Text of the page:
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Title: Controlled release of B-carotene in B-lactoglobulin-dextran conjugates nanoparticles in vitro digestion and the transport with Caco-2 monolayers

item ANTONIOU, JOHN - Jiangnan University
item LIU, FEI - Jiangnan University
item MAJEED, HAMID - Jiangnan University
item QI, JING - Jiangnan University
item Yokoyama, Wallace - Wally
item ZHONG, FANG - Jiangnan University

Submitted to: Colloids and Surfaces A: Physicochemical and Engineering Aspects
Publication Type: Peer Reviewed Journal
Publication Acceptance Date: 10/23/2014
Publication Date: 10/30/2014
Publication URL:
Citation: Antoniou, J., Liu, F., Majeed, H., Qi, J., Yokoyama, W.H., Zhong, F. 2014. Controlled release of B-carotene in B-lactoglobulin-dextran conjugates nanoparticles in vitro digestion and the transport with Caco-2 monolayers. Colloids and Surfaces A: Physicochemical and Engineering Aspects. 465:137-146. doi: 10.1016/j.colsurfa.2014.10.040.

Interpretive Summary: The inclusion of nanoparticles in edible films can improve flexibility and transparency. Chitosan-tripolyphosphate nanoparticles are food approved components that spontaneously form particles. In addition to size of chitosan particles, environmental variables such as pH, salt concentration, chitosan and TPP concentrations, chitosan-TPP ratios are important to the size of the particles. The manuscript describes optimum conditions for formation of small particles.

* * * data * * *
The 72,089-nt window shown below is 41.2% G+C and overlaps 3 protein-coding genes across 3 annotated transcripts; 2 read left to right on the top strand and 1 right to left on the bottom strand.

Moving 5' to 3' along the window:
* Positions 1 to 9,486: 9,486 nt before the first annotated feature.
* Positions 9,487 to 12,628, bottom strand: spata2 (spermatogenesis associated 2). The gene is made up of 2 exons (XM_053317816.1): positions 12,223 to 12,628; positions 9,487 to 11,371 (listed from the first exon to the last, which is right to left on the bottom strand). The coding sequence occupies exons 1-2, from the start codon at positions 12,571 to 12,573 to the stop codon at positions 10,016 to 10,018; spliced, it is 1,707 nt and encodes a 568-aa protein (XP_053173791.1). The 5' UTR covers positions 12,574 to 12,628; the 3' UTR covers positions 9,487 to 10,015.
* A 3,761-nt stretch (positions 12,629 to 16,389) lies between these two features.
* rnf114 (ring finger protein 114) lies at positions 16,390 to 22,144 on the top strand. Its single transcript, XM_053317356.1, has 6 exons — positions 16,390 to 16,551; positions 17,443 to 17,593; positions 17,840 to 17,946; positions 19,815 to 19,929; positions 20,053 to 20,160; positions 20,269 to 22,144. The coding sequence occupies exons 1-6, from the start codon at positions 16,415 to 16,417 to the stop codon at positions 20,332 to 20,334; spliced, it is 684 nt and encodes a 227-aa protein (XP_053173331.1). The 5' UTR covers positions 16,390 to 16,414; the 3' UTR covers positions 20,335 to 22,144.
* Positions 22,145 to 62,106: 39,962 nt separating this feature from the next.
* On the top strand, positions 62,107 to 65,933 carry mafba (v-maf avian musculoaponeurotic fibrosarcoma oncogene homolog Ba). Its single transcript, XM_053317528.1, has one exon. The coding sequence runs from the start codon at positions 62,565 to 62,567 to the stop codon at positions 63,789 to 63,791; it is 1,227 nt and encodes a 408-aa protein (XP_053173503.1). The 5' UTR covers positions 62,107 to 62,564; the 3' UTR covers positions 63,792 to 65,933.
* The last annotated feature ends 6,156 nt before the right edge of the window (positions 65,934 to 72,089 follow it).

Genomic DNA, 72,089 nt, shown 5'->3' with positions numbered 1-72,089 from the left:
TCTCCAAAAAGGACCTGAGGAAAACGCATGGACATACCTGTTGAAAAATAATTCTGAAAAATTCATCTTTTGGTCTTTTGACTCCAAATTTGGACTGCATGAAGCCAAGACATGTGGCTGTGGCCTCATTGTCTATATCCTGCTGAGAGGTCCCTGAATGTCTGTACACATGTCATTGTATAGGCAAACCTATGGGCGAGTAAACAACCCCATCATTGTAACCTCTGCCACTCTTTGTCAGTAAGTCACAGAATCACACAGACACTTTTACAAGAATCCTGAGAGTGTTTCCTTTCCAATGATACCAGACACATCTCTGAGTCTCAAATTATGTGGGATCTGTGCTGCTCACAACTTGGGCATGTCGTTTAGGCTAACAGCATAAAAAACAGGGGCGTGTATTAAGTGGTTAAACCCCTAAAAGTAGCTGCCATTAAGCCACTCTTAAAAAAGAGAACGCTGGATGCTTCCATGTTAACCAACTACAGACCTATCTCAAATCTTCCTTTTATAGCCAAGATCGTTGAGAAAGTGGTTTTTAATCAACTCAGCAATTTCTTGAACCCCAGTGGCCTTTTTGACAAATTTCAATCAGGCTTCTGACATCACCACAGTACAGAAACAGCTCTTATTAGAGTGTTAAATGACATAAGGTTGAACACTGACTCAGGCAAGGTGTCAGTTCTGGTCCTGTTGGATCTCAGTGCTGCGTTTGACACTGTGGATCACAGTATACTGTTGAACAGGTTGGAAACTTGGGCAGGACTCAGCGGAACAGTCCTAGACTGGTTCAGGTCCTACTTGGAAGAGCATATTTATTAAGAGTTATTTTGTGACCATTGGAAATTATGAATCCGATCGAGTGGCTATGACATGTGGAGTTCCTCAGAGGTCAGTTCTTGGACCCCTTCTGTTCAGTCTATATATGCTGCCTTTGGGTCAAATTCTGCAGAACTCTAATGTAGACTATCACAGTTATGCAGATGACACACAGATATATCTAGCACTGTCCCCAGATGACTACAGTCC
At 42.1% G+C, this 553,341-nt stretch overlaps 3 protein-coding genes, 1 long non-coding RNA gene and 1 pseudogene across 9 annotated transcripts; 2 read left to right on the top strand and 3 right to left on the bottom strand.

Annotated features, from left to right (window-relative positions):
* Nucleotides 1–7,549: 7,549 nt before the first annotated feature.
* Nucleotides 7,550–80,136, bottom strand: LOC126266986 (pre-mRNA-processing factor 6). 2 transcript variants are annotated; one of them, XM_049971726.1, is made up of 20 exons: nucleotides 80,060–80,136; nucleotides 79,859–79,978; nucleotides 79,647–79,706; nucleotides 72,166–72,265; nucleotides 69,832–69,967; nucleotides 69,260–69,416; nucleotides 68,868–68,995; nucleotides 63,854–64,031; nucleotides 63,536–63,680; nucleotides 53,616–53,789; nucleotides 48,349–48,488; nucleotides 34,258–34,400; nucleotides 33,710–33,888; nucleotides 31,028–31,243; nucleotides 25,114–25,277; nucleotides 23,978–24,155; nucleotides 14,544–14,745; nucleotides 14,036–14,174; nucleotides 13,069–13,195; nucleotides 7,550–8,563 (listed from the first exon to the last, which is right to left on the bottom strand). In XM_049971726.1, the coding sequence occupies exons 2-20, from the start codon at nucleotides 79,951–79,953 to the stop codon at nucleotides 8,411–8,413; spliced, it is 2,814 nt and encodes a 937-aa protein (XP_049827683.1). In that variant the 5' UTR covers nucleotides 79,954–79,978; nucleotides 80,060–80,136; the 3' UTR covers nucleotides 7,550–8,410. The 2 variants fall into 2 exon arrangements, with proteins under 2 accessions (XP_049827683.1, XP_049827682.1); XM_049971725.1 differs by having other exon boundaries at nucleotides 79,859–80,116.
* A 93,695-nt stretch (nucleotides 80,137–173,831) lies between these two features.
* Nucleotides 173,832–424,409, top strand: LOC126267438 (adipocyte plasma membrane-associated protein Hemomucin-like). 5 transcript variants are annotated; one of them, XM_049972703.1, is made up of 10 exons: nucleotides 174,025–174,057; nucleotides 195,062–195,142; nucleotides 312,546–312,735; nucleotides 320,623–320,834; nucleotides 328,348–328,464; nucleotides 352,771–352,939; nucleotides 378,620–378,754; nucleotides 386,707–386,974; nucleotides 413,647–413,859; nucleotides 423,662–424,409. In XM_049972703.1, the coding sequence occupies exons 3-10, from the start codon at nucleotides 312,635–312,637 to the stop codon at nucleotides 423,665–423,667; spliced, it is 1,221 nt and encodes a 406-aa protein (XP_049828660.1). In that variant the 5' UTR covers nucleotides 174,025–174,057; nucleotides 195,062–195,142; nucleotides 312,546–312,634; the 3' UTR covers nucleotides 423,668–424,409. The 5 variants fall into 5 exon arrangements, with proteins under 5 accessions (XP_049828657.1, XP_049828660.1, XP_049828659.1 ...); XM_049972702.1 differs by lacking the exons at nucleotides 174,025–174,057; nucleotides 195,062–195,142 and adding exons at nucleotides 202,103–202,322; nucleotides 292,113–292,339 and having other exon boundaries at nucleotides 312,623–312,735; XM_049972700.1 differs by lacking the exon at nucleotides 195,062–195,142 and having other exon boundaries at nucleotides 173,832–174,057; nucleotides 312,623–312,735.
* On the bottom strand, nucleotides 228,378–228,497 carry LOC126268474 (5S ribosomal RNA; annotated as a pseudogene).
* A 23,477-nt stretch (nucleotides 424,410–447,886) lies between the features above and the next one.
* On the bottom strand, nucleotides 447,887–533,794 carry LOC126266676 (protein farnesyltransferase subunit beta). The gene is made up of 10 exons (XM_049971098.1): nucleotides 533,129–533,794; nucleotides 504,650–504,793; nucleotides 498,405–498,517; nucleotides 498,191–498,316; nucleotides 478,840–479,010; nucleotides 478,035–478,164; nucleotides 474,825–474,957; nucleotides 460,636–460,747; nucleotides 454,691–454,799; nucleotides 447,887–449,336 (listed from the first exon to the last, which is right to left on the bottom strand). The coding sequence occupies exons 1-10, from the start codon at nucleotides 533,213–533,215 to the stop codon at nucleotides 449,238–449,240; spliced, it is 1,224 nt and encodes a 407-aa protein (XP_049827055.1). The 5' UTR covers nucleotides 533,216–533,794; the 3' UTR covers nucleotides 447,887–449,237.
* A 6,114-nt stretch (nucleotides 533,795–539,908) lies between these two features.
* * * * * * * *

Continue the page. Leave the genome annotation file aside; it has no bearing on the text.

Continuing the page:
Technical Abstract: Chitosan–tripolyphosphate nanoparticles have been extensively studied during the last decade because of their numerous applications. In this study, we describe conditions to optimize chitosan nanoparticles as potential nano-fillers in edible films. The ionic cross-linking between the cationic amino groups on the chitosan (CS) chain and the anionic phosphate groups of sodium tripolyphosphate (TPP) was verified via FTIR. Particle size, polydispersity index (PDI) and surface delta-potential were controlled by chitosan’s Mw and concentration, CS:TPP mass ratio, and external conditions such as pH and salinity of the initial chitosan solution. Post-processing methods such as centrifugation and ultra-sonication were used to further control particle size. We show that particle size can be controlled by selecting appropriate conditions. Particles with sizes below 120 nm were produced at different CS:TPP mass ratios depending on the CS concentration. Dilute NaCl was the optimal solution ionic composition that decreased the size by 25% and also resulted in a narrow particle size distribution. We show using UV–vis spctrophotometry that particles of different size, separated by centrifugation had different phosphorus content. Ultra-sonication can be used to reduce the size by 50% but long time caused fragmentation of the nanoparticles. Transmission electron microscopy (TEM) revealed the differences in the morphology of chitosan nanoparticles under various fabrication conditions.